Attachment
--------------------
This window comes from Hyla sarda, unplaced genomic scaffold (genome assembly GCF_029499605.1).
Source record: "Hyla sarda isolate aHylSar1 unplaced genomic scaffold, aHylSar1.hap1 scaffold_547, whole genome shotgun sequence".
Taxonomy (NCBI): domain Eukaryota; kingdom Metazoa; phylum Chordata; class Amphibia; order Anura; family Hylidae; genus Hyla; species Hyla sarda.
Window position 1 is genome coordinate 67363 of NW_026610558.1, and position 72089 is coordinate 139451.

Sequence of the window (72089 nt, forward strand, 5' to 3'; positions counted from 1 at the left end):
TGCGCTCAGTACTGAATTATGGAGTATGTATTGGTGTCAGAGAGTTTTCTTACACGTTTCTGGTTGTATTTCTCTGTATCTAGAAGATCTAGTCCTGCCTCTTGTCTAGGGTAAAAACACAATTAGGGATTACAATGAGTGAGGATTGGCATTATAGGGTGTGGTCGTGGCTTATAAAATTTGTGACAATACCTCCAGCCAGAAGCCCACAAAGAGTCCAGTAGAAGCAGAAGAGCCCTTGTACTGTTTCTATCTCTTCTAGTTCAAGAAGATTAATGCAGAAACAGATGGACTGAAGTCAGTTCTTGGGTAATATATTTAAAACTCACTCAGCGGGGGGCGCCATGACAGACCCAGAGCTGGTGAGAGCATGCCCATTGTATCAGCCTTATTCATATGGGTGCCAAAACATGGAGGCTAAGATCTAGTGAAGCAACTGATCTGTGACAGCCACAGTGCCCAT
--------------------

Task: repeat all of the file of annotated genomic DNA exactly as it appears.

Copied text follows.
This window comes from Hyla sarda, unplaced genomic scaffold (genome assembly GCF_029499605.1).
Source record: "Hyla sarda isolate aHylSar1 unplaced genomic scaffold, aHylSar1.hap1 scaffold_547, whole genome shotgun sequence".
Taxonomy (NCBI): domain Eukaryota; kingdom Metazoa; phylum Chordata; class Amphibia; order Anura; family Hylidae; genus Hyla; species Hyla sarda.
Window position 1 is genome coordinate 67363 of NW_026610558.1, and position 72089 is coordinate 139451.

Sequence of the window (72089 nt, forward strand, 5' to 3'; positions counted from 1 at the left end):
TGCGCTCAGTACTGAATTATGGAGTATGTATTGGTGTCAGAGAGTTTTCTTACACGTTTCTGGTTGTATTTCTCTGTATCTAGAAGATCTAGTCCTGCCTCTTGTCTAGGGTAAAAACACAATTAGGGATTACAATGAGTGAGGATTGGCATTATAGGGTGTGGTCGTGGCTTATAAAATTTGTGACAATACCTCCAGCCAGAAGCCCACAAAGAGTCCAGTAGAAGCAGAAGAGCCCTTGTACTGTTTCTATCTCTTCTAGTTCAAGAAGATTAATGCAGAAACAGATGGACTGAAGTCAGTTCTTGGGTAATATATTTAAAACTCACTCAGCGGGGGGCGCCATGACAGACCCAGAGCTGGTGAGAGCATGCCCATTGTATCAGCCTTATTCATATGGGTGCCAAAACATGGAGGCTAAGATCTAGTGAAGCAACTGATCTGTGACAGCCACAGTGCCCAT